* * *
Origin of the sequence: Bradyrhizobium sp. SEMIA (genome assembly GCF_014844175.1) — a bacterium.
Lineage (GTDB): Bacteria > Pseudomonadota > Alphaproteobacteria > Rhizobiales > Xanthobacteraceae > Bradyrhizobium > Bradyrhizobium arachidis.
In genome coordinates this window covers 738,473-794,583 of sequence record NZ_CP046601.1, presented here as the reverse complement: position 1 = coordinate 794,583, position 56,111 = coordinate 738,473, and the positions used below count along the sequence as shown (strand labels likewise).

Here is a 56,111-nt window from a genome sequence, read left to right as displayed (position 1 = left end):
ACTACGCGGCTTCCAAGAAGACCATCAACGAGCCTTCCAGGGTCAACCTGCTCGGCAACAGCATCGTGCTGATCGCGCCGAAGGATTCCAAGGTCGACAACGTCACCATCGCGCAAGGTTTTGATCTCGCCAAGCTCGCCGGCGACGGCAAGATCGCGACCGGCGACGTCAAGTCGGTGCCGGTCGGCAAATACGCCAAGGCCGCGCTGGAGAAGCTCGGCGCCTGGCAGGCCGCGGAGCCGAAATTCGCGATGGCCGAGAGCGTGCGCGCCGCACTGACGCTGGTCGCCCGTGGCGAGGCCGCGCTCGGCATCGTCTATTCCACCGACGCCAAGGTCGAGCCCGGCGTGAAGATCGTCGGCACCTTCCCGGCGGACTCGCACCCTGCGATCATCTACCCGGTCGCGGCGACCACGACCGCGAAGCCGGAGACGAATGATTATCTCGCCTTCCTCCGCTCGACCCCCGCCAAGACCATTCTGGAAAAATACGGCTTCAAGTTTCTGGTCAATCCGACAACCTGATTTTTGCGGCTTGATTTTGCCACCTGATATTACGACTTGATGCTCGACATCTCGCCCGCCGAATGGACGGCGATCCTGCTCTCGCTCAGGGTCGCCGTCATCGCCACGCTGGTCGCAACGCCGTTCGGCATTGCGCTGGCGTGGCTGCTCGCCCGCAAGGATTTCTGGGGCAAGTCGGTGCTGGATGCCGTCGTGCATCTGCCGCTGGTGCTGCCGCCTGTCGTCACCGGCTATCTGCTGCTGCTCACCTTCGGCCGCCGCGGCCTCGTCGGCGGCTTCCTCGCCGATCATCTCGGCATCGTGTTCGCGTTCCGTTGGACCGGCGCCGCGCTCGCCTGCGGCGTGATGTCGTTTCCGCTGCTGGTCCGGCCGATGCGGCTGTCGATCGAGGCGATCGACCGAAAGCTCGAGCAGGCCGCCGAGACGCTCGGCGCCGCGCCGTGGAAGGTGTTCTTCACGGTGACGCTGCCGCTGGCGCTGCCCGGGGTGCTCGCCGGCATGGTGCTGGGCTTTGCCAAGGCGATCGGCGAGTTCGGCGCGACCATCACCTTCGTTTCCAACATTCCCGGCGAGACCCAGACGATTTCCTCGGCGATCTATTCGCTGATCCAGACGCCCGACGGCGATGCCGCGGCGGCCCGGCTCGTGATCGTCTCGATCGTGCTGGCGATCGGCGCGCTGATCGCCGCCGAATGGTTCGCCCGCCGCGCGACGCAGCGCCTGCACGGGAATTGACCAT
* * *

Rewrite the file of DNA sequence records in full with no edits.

Origin of the sequence: Bradyrhizobium sp. SEMIA (genome assembly GCF_014844175.1) — a bacterium.
Lineage (GTDB): Bacteria > Pseudomonadota > Alphaproteobacteria > Rhizobiales > Xanthobacteraceae > Bradyrhizobium > Bradyrhizobium arachidis.
In genome coordinates this window covers 738,473-794,583 of sequence record NZ_CP046601.1, presented here as the reverse complement: position 1 = coordinate 794,583, position 56,111 = coordinate 738,473, and the positions used below count along the sequence as shown (strand labels likewise).

Here is a 56,111-nt window from a genome sequence, read left to right as displayed (position 1 = left end):
ACTACGCGGCTTCCAAGAAGACCATCAACGAGCCTTCCAGGGTCAACCTGCTCGGCAACAGCATCGTGCTGATCGCGCCGAAGGATTCCAAGGTCGACAACGTCACCATCGCGCAAGGTTTTGATCTCGCCAAGCTCGCCGGCGACGGCAAGATCGCGACCGGCGACGTCAAGTCGGTGCCGGTCGGCAAATACGCCAAGGCCGCGCTGGAGAAGCTCGGCGCCTGGCAGGCCGCGGAGCCGAAATTCGCGATGGCCGAGAGCGTGCGCGCCGCACTGACGCTGGTCGCCCGTGGCGAGGCCGCGCTCGGCATCGTCTATTCCACCGACGCCAAGGTCGAGCCCGGCGTGAAGATCGTCGGCACCTTCCCGGCGGACTCGCACCCTGCGATCATCTACCCGGTCGCGGCGACCACGACCGCGAAGCCGGAGACGAATGATTATCTCGCCTTCCTCCGCTCGACCCCCGCCAAGACCATTCTGGAAAAATACGGCTTCAAGTTTCTGGTCAATCCGACAACCTGATTTTTGCGGCTTGATTTTGCCACCTGATATTACGACTTGATGCTCGACATCTCGCCCGCCGAATGGACGGCGATCCTGCTCTCGCTCAGGGTCGCCGTCATCGCCACGCTGGTCGCAACGCCGTTCGGCATTGCGCTGGCGTGGCTGCTCGCCCGCAAGGATTTCTGGGGCAAGTCGGTGCTGGATGCCGTCGTGCATCTGCCGCTGGTGCTGCCGCCTGTCGTCACCGGCTATCTGCTGCTGCTCACCTTCGGCCGCCGCGGCCTCGTCGGCGGCTTCCTCGCCGATCATCTCGGCATCGTGTTCGCGTTCCGTTGGACCGGCGCCGCGCTCGCCTGCGGCGTGATGTCGTTTCCGCTGCTGGTCCGGCCGATGCGGCTGTCGATCGAGGCGATCGACCGAAAGCTCGAGCAGGCCGCCGAGACGCTCGGCGCCGCGCCGTGGAAGGTGTTCTTCACGGTGACGCTGCCGCTGGCGCTGCCCGGGGTGCTCGCCGGCATGGTGCTGGGCTTTGCCAAGGCGATCGGCGAGTTCGGCGCGACCATCACCTTCGTTTCCAACATTCCCGGCGAGACCCAGACGATTTCCTCGGCGATCTATTCGCTGATCCAGACGCCCGACGGCGATGCCGCGGCGGCCCGGCTCGTGATCGTCTCGATCGTGCTGGCGATCGGCGCGCTGATCGCCGCCGAATGGTTCGCCCGCCGCGCGACGCAGCGCCTGCACGGGAATTGACCAT